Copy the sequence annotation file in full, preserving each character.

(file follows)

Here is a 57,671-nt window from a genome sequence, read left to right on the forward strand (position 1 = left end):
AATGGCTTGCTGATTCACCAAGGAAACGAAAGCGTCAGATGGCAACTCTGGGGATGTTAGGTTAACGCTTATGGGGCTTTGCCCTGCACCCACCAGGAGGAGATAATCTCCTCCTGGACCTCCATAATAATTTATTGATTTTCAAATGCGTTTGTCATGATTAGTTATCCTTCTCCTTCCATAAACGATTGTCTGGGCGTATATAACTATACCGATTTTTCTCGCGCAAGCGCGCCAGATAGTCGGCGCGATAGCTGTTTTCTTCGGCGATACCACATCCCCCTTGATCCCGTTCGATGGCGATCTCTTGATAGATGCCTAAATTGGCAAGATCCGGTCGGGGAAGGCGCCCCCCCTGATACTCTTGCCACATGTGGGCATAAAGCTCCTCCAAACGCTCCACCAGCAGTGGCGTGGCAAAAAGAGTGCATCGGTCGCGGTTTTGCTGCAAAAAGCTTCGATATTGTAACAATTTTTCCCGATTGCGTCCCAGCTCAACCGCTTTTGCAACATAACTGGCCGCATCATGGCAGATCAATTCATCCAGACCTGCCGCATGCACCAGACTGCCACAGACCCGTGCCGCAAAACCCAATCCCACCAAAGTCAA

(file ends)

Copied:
Here is a 57,671-nt window from a genome sequence, read left to right on the forward strand (position 1 = left end):
AATGGCTTGCTGATTCACCAAGGAAACGAAAGCGTCAGATGGCAACTCTGGGGATGTTAGGTTAACGCTTATGGGGCTTTGCCCTGCACCCACCAGGAGGAGATAATCTCCTCCTGGACCTCCATAATAATTTATTGATTTTCAAATGCGTTTGTCATGATTAGTTATCCTTCTCCTTCCATAAACGATTGTCTGGGCGTATATAACTATACCGATTTTTCTCGCGCAAGCGCGCCAGATAGTCGGCGCGATAGCTGTTTTCTTCGGCGATACCACATCCCCCTTGATCCCGTTCGATGGCGATCTCTTGATAGATGCCTAAATTGGCAAGATCCGGTCGGGGAAGGCGCCCCCCCTGATACTCTTGCCACATGTGGGCATAAAGCTCCTCCAAACGCTCCACCAGCAGTGGCGTGGCAAAAAGAGTGCATCGGTCGCGGTTTTGCTGCAAAAAGCTTCGATATTGTAACAATTTTTCCCGATTGCGTCCCAGCTCAACCGCTTTTGCAACATAACTGGCCGCATCATGGCAGATCAATTCATCCAGACCTGCCGCATGCACCAGACTGCCACAGACCCGTGCCGCAAAACCCAATCCCACCAAAGTCAA